The Chateau de Pitray, located 35 miles east of Bordeaux, is nestled in the middle of its estate grounds, surrounded by fields, woods, and off in the distance its vineyards. In all the estate is 200 acres, and when you are at the chateau you have the impression of being far away from everything in an exclusive setting. The comment I hear so often from friends is that it is a very quiet, peaceful and relaxing place. Without a doubt the splendor and beauty of the property is magnificent.
Chateau de Pitray, located in southwest France, in the heart of the Bordeaux wine country, a few miles from the Medieval village and Unesco World Heritage site of Saint Emilion.
Since the 15th century there have been two other buildings that stood in place of the existing chateau. The 15th century feudal manor was rebuilt in the 17th century, and in 1868 General Louis de Simard de Pitray had the present castle built by the architect Blaquieres from Bordeaux. Today the chateau, a Victorian Gothic style, is surrounded by a park featuring century old oak and cedar trees, planted at the time of the chateau's construction. The mature woods and tree lined allies are what the architect envisioned when he designed the chateau and its grounds. Unique to Chateau Pitray, but by intention and arrangement, the vineyards are not visible from the castle.
The view of the backyard from the south facing terrace overlooking the swimming pool.
Some of my favorite memories at Pitray are sitting out on the south patio, sipping wine, and looking at the stars late on a summer's night. Often in the summer the evenings are very warm and the night is dark, almost black, so the sky is alive with stars and constellations. This is what the night sky looks like when it isn't being drowned out by ambient light from a city. I can stay for hours watching for shooting stars, drinking wine and listening to the quiet - not a sound except for the occasional croak of a frog. Time seems to come to a stop. I think of my ancestors who built the chateau in 1868 and how the successive generations must have done exactly as I, enjoying the calm and gazing at the night's sky. It isn't very often that you can stay in a place and feel as though things haven't changed much over the years. At night, on that patio, with all the lights out and any other evidence of 21st century technology turned off, I have nothing other than my thoughts and the surroundings to entertain me, just as it was for my ancestors before me. Marvelous.
Enjoying some Saint Emilion Grand Cru in the central square of Saint Emilion.
The region around the chateau is famous for its wine production and history. This province is called the department de la Gironde and its vineyards are collectively called Bordeaux wines. Within the Bordeaux wines are sub-regions, and the Pitray wines are part of the sub-region appellation of the Cotes de Castillon. The countryside is a mixture of mellow rolling hills to the north, and to the south, of the Dordogne valley, so named after the Dordogne River. This area is rich in history, in large part due to the Dordogne River that functioned as a merchant and business causeway. There are artifacts and ruins that date as far back as the Roman Empire, or even farther to pre-historic man with the paintings from the Cave de Lascaux. Since the 10th century there were many ancient chateaux built throughout the region, such as the Chateau de Beynac, which was progressively constructed over 3 centuries - 10th, 11th and 12th century. It is fascinating to visit such a structure and to imagine what life was like there 800 years ago. The final battle of the 100 year war, in 1453, took place several miles from Chateau Pitray, in the fields outside the village of Castillon. Saint Emilion, located 4 miles west of Pitray, is a medieval village,a World Heritage Site, and a virtual museum of time, with roman ruins from the 4th century and parts of the stone walls and ramparts that enclosed the village in the medieval times.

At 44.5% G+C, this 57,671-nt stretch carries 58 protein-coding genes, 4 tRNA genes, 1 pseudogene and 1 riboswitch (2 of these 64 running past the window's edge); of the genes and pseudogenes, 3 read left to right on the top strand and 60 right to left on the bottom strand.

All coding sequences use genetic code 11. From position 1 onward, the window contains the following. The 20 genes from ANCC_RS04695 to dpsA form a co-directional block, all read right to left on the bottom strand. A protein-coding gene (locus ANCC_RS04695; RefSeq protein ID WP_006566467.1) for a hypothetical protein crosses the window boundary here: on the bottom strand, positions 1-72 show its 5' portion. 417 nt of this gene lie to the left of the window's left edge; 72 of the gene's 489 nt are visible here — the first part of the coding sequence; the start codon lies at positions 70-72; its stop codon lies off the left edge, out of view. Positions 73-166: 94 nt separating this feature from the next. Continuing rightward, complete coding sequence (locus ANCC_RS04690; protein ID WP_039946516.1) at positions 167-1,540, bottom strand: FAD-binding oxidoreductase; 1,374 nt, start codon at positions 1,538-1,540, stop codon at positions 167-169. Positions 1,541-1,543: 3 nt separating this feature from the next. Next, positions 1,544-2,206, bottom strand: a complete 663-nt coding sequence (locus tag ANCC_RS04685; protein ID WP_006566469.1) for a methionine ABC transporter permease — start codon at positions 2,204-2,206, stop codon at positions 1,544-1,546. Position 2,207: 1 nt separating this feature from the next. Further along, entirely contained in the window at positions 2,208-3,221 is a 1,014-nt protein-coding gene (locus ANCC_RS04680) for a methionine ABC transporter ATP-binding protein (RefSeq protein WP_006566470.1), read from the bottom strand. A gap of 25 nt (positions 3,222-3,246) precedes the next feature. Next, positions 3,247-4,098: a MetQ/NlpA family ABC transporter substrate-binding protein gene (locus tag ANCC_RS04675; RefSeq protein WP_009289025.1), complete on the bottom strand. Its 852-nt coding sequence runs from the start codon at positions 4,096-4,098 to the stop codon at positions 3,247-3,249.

...heaven for any cyclist enthusiast!
There is maybe no better way to explore this region than by bike, and if by serendipity the network of small and little trafficked roads is perfectly suited to the desires of an enthusiastic cyclist. What more could an avid cyclist want than undulated curving roads that crisscross the countryside with almost no car traffic. I have spent the better part of every summer for the past 15 years cycling in this region, and it seems as though I have only discovered the "tip of the iceberg," as there are countless country lane roads that I have yet to ride, and each one of these roads offers glimpses of history and hidden sites. This past summer one of my clients professed to me that on a scale of 1 to 10, this place and region for cycling rates as a 9. Why a 9, because per his logic there is no such thing as a 10, otherwise he would rate it as 10. He was in heaven and so was I.
View trips at Chateau Pitray: